Forced Resignations and Other Noble HR Myths

This week, I read a story on ESPN about how Mack Brown, coach of the University of Texas football team, is going to resign this week:

The source reiterated Brown would not be coaching at Texas in 2014.

“By the end of the week, that will be the outcome,” the source told ESPN. “That will happen. It’s a shame after 16 years he’s not able to do it on his own with dignity and grace.”

I have no idea if it will actually happen, but that part about doing it on his own terms, with dignity and grace? Yeah I’ve heard that song and dance before.

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Coaches get fired and hired all of the time. In fact, Brown’s case is an anomaly. 16 years at one school, as head coach, is damn near impossible. The guy they want to hire — Nick Saban — has had four jobs in that same time period. It’s also not the first time people have probably wanted him gone, either.

The idea that Mack Brown deserves the grace and dignity to part on his own terms (or should have come to the conclusion on his own and fallen on his sword) is a mythology rooted in faux “We Care” corporate double-talk though. Here’s the real deal: when you’re the second highest paid coach in the country and you perform worse than many of the guys making half (or less) of your salary, it’s probably time for the college to cut you loose.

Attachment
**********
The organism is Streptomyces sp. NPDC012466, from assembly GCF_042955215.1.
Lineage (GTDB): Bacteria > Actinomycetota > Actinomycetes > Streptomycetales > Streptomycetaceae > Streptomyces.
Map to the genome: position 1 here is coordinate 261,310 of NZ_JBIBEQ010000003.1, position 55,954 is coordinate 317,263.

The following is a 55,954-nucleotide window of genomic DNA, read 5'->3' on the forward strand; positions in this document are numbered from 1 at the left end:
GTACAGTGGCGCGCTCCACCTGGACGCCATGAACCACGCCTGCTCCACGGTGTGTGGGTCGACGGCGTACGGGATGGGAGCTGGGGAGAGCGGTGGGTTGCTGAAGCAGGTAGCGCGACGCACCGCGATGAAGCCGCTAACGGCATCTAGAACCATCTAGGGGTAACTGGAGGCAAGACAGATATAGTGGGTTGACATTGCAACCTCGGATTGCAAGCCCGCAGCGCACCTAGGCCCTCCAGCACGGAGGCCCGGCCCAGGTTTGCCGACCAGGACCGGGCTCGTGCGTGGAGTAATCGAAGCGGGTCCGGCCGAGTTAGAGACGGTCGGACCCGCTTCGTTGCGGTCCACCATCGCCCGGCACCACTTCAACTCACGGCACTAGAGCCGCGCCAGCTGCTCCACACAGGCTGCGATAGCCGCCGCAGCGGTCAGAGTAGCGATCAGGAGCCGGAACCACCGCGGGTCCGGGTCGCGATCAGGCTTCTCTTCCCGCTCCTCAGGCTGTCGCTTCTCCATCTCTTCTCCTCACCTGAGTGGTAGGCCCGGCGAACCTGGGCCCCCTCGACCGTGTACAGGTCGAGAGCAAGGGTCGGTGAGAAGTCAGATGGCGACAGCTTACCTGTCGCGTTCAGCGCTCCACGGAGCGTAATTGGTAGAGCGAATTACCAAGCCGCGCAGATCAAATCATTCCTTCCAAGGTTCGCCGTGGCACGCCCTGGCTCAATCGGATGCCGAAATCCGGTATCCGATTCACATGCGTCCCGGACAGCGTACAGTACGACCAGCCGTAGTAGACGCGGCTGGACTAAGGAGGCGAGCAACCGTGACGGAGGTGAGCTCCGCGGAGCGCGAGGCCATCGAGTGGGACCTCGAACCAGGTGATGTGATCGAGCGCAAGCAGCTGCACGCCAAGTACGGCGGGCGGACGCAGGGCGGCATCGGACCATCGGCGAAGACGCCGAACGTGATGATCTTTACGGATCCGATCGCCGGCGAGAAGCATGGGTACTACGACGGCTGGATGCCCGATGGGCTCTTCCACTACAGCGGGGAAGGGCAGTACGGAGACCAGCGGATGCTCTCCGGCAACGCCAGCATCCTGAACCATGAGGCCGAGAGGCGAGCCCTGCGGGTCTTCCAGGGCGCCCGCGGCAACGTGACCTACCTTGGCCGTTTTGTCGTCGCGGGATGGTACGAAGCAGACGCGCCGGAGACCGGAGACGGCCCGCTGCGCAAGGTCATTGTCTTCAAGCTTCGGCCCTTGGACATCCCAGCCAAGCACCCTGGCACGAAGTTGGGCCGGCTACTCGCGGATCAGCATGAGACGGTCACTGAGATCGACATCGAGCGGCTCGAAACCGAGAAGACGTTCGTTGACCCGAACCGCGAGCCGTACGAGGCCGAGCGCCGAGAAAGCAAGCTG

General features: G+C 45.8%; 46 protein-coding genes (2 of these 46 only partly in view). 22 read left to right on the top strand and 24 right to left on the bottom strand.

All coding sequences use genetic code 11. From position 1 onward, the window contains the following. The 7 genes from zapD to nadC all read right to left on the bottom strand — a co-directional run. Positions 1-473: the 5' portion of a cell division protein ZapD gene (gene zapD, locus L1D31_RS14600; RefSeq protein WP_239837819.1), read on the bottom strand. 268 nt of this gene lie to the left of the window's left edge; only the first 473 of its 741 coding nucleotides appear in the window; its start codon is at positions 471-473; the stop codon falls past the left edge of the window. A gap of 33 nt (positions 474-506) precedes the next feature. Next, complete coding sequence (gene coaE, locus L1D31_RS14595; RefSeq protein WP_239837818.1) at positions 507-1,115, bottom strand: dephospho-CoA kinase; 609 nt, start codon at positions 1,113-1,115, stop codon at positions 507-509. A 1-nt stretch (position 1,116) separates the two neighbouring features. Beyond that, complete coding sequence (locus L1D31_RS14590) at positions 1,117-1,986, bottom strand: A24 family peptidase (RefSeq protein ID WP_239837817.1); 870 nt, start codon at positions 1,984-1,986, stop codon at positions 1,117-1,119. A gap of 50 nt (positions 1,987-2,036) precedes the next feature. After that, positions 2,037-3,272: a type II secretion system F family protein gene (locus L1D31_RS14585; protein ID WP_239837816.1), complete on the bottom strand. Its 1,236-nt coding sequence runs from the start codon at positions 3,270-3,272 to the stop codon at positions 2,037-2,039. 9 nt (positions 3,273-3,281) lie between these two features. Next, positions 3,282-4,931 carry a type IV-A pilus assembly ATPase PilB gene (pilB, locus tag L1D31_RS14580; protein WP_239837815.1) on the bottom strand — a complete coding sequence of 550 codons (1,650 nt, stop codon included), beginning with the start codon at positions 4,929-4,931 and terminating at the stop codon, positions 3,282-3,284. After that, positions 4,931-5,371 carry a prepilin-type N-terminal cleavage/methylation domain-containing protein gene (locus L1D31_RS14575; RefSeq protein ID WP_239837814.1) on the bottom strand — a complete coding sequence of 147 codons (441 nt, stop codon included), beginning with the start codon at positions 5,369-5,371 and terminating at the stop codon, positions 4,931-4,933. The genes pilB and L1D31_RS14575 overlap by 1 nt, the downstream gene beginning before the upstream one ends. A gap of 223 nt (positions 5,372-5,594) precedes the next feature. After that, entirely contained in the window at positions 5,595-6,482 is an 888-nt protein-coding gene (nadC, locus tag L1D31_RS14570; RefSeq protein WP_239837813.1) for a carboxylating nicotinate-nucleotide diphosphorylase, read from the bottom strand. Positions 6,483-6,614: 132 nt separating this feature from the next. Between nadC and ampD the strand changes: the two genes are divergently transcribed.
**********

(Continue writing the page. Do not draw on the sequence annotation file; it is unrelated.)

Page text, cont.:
A forced resignation, an encouraged resignation, or a resignation that Texas allows Brown to do on his own terms? It’s a transparent attempt by a weak organization to shirk their decision-making responsibilities.

I’ve been a part of conversations where I’ve encouraged people to look for a new job (after, obviously, many months of working with them). I’ve also been a part of conversations where managers want to let legacy employees hang around while they look for new digs (or, even worse, await retirement). They deserve it, they’ll say. In reality, they don’t want to have the tough conversations or take responsibility. They hope the employee will feel enough guilt to leave on their own or they’ll find something new.

There’s nothing noble in forcing a resignation to keep your own slate clean. Own your decision and make it.

3 thoughts on “Forced Resignations and Other Noble HR Myths

  1. Follow the money. With high dollar, high visibility contracts of employment, the method of exit typically has ramifications in the millions of dollars.

    In typical corporate employment life, the worst possible scenario I’ve seen is managers aggressively passing an employee around the company into new roles (even promotions!), passing the responsibility of true decision-making and communication off to their colleagues.

  2. I agree with the own your decisions as opposed to the forced resignation. Not only is this something that shouldn’t be done as it’s not the right thing (IMO) morally…it poses the possibility of not being the right thing legally. I call it a Pandora’s Box moment.

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